||Includes an extra battery, compact gadget bag, 58mm MC protector filter, and lens cleaning cloth
|E-System Travel Bag
||Holds the camera and two lenses
|* Prices were accurate at time of publication
Now that's one expensive underwater case -- and that only protects the body! You'll need to buy extra accessories for your lenses and flash, so it can really add up if you're into taking your E-410 under the sea.
One big accessory missing from this list:
an AC adapter. This allows you to power the camera without draining your
battery. I believe that the E-410 and E-510 are the only D-SLRs that don't
Olympus Master 2 in Mac OS X
Olympus includes version 2 of their Olympus
Master software with the EVOLT. The software is, for the most part, a nice
upgrade over the previous version. It's pretty snappy (except when loading an RAW image), the interface is simple,
and it can do just about everything you could ever want.
After you've transferred photos over from the camera (either
into albums or folders on your hard drive) you'll arrive at the usual thumbnail screen that is
standard in all photo viewing software these days. The thumbnail sizes
are adjustable, and you can see shooting data and a histogram on the right
side of the thumbnails. There's even a built-in RSS reader for subscribing
to Olympus-related newsfeeds, though it wasn't yet working when I tried it.
Here you can organize photos, e-mail or print
them, or display them in a slideshow. If you have a bunch of photos that you
want to stitch into a panorama, you can do that with a few clicks of your mouse.
Olympus Master also lets you update the firmware on your camera and lenses from within the software.
Like a lot of photo viewers, Olympus Master lets you view
you images in a calendar format. There's even a "diary" for each
day for you to record notes in.
Above you can see the edit window, which you access by either
double-clicking on a thumbnail or by clicking the Edit button in the toolbar.
Functions here include resizing, cropping, brightness/contrast/sharpness adjustments,
redeye reduction, distortion correction, and much more. When you're performing
one of these edits, the software does a side-by-side before and after comparison,
so you can see exactly what changes you've made.
Olympus Master also features a basic RAW editor. It lets you adjust exposure, white
balance, picture mode (color, b&w, sepia), contrast, sharpness, saturation,
noise filter, and color space. When you adjust any of the settings, Olympus
Master shows you the results after a few seconds of grinding away. Do note that you don't get the before
and after view like you do when you're editing JPEGs.
The RAW conversion engine used by both Olympus Master and Olympus Studio (which I'll describe below) is pretty lousy. It turns RAW images into JPEGs that are quite soft, and not really representative of what the camera is capable of. It all has to do with the "Noise Filter" setting, which is found both in the software and on the camera itself. Later on I'm going to tell you why to turn the noise filter off in the camera, but first here's why you don't want to use it in the software either.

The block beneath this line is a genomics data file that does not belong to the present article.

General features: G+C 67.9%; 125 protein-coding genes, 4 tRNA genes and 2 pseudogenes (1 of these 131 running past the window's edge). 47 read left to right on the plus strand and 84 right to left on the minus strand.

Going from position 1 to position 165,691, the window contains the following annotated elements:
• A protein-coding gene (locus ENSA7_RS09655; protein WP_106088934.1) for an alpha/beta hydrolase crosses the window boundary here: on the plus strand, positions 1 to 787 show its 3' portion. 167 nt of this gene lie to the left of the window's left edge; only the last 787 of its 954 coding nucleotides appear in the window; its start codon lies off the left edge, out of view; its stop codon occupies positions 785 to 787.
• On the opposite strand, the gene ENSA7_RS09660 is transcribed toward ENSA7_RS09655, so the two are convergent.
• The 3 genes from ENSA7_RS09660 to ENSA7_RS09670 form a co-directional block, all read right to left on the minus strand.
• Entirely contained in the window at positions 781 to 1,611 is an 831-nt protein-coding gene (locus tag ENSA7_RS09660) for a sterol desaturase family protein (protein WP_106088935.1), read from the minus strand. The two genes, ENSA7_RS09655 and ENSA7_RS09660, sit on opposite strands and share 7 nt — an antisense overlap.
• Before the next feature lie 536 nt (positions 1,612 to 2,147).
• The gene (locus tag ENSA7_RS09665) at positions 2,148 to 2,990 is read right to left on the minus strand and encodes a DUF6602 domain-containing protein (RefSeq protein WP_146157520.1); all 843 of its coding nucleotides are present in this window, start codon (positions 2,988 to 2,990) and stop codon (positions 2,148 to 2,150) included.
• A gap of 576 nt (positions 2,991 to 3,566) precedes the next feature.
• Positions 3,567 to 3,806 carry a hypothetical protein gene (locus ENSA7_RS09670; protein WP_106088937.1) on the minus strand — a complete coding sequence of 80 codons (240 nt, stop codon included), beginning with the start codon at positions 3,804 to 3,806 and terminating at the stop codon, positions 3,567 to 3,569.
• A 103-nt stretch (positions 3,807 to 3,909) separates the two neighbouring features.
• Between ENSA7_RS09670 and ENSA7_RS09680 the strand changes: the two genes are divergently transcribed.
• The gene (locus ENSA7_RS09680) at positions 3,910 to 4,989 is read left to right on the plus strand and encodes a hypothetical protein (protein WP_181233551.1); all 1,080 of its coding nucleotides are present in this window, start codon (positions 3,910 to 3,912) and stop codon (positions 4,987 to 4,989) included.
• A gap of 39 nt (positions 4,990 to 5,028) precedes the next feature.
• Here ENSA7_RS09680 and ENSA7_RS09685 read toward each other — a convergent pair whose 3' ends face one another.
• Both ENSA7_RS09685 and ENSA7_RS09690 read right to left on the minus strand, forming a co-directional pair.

Camera noise filter on, software noise filter on
Camera noise filter on, software noise filter off
Camera noise filter off, software noise filter "as shot"
Camera and software noise filters off
This is kind of confusing, so bear with me. If you're shooting with the camera's noise filter turned on, images will be pretty soft. If you've already taken the shot, you can go into Olympus Master, flip over to the "Basic 2" tab, and turn the noise filter off. As you can see by comparing the first two crops, there is a slight improvement in sharpness.
Now, let's suppose, you took a picture with the camera's noise filter turned off (which is a good idea) and bring it into Olympus Master. The image is just as soft as it was with the camera's noise filter on, as you can see in photo 3. To truly turn off the noise filter, you'll need to flip the noise filter switch in OM to off as well. Then you finally get a photo with the most detail, although it's pretty noisy (see photo 4).
This isn't the place to talk about noise -- I'll save that for later. Rather, I wanted to point out this apparent bug in the software so you are aware of it.
Olympus Studio for Mac OS X
If you want more advanced RAW editing tools then you might want to consider Olympus Studio 2 ($100). This adds tone curve adjustment, false color suppression, aberration and shading compensation, distortion correction, and batch processing. Unfortunately, it seems to use the same conversion engine as Olympus Master, so you'll have the same problem that I just described.
Olympus Studio - Camera Control Feature
Olympus Studio also lets you control the camera over a USB connection. You can adjust all the settings on the camera, and the images are saved right to your Mac or PC. You don't get a live preview on the computer, though -- you'll still have to compose with the viewfinder, or use the preview function in the software.
If you don't want to use Olympus' software for RAW conversion, then you'll be pleased to hear that the latest Camera Raw plug-in for Adobe Photoshop CS3 supports the E-410.
Oh, and if you have no idea what the heck RAW is, I'll tell
you. Basically, it's a file containing unprocessed image data direct from the